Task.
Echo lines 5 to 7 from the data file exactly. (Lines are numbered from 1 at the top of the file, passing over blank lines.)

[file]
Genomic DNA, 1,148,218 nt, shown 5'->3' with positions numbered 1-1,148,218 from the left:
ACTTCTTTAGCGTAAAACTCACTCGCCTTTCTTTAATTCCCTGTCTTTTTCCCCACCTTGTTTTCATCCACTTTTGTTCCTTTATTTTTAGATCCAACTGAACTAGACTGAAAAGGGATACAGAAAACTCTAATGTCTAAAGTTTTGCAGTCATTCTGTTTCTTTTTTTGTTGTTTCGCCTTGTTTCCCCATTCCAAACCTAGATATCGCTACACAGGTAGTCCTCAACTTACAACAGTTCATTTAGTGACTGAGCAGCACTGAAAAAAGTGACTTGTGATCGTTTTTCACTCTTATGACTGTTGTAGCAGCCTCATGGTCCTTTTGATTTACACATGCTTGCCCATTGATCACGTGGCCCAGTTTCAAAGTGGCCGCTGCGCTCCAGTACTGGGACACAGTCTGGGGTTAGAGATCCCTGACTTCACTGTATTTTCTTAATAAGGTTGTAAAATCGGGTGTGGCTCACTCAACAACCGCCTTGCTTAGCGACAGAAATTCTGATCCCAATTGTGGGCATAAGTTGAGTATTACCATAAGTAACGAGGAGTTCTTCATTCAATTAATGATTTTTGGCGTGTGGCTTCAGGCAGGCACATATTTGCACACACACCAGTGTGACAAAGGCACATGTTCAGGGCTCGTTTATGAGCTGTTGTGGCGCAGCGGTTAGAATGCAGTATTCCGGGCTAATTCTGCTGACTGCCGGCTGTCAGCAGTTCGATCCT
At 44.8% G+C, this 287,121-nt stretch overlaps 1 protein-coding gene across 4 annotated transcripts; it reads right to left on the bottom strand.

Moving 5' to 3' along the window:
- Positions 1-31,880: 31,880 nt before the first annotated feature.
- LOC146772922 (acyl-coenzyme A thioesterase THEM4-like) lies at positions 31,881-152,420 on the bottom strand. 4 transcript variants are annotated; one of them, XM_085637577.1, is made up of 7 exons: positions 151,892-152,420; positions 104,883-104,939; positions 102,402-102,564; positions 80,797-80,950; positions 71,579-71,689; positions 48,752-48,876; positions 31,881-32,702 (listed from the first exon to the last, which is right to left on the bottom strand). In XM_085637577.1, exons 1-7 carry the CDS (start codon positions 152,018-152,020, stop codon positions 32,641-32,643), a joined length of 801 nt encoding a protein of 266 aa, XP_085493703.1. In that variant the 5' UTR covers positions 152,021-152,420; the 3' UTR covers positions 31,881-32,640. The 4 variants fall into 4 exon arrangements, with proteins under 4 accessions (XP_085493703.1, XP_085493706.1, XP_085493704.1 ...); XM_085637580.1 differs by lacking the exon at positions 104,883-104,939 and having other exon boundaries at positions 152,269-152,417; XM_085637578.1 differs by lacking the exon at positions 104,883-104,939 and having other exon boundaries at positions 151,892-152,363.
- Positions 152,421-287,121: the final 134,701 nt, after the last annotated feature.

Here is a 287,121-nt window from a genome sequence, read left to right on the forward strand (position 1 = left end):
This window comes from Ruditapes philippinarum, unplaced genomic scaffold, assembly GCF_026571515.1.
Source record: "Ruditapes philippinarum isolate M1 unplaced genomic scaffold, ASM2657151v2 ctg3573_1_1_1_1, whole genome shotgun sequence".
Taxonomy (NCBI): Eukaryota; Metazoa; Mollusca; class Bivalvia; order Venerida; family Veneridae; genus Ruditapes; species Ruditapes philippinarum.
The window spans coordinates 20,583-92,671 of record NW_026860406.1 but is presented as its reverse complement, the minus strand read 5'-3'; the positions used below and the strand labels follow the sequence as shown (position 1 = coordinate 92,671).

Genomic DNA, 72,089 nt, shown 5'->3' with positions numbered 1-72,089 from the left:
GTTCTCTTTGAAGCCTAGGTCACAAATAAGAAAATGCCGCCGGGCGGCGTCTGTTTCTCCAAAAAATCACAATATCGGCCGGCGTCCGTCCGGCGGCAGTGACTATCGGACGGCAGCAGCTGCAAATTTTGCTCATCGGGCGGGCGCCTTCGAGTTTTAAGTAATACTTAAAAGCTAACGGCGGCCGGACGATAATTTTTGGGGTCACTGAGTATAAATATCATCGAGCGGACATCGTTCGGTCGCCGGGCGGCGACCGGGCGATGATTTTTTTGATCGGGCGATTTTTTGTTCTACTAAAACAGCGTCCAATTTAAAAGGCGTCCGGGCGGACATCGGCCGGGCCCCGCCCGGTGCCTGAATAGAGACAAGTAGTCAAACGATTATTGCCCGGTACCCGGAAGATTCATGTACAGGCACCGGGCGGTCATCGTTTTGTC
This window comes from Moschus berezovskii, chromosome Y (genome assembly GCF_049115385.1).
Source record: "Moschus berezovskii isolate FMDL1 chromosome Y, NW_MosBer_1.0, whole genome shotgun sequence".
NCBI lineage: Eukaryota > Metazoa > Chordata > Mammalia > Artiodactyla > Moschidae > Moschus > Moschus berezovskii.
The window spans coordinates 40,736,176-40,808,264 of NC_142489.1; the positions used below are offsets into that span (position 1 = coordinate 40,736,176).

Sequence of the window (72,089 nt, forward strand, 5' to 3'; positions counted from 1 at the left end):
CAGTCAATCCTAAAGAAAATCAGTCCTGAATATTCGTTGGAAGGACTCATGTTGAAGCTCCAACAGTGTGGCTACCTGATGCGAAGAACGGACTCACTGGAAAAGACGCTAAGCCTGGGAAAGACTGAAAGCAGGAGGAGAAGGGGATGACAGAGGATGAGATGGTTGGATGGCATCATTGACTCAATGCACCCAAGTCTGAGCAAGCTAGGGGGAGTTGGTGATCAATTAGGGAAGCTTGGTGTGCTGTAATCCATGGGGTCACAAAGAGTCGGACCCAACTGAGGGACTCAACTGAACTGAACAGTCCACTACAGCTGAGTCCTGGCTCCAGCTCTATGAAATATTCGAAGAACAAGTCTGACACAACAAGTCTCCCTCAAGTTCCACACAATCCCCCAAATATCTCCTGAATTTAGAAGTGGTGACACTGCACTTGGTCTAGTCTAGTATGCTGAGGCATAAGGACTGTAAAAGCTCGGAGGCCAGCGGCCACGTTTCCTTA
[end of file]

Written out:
- Positions 1-31,880: 31,880 nt before the first annotated feature.
- LOC146772922 (acyl-coenzyme A thioesterase THEM4-like) lies at positions 31,881-152,420 on the bottom strand. 4 transcript variants are annotated; one of them, XM_085637577.1, is made up of 7 exons: positions 151,892-152,420; positions 104,883-104,939; positions 102,402-102,564; positions 80,797-80,950; positions 71,579-71,689; positions 48,752-48,876; positions 31,881-32,702 (listed from the first exon to the last, which is right to left on the bottom strand). In XM_085637577.1, exons 1-7 carry the CDS (start codon positions 152,018-152,020, stop codon positions 32,641-32,643), a joined length of 801 nt encoding a protein of 266 aa, XP_085493703.1. In that variant the 5' UTR covers positions 152,021-152,420; the 3' UTR covers positions 31,881-32,640. The 4 variants fall into 4 exon arrangements, with proteins under 4 accessions (XP_085493703.1, XP_085493706.1, XP_085493704.1 ...); XM_085637580.1 differs by lacking the exon at positions 104,883-104,939 and having other exon boundaries at positions 152,269-152,417; XM_085637578.1 differs by lacking the exon at positions 104,883-104,939 and having other exon boundaries at positions 151,892-152,363.
- Positions 152,421-287,121: the final 134,701 nt, after the last annotated feature.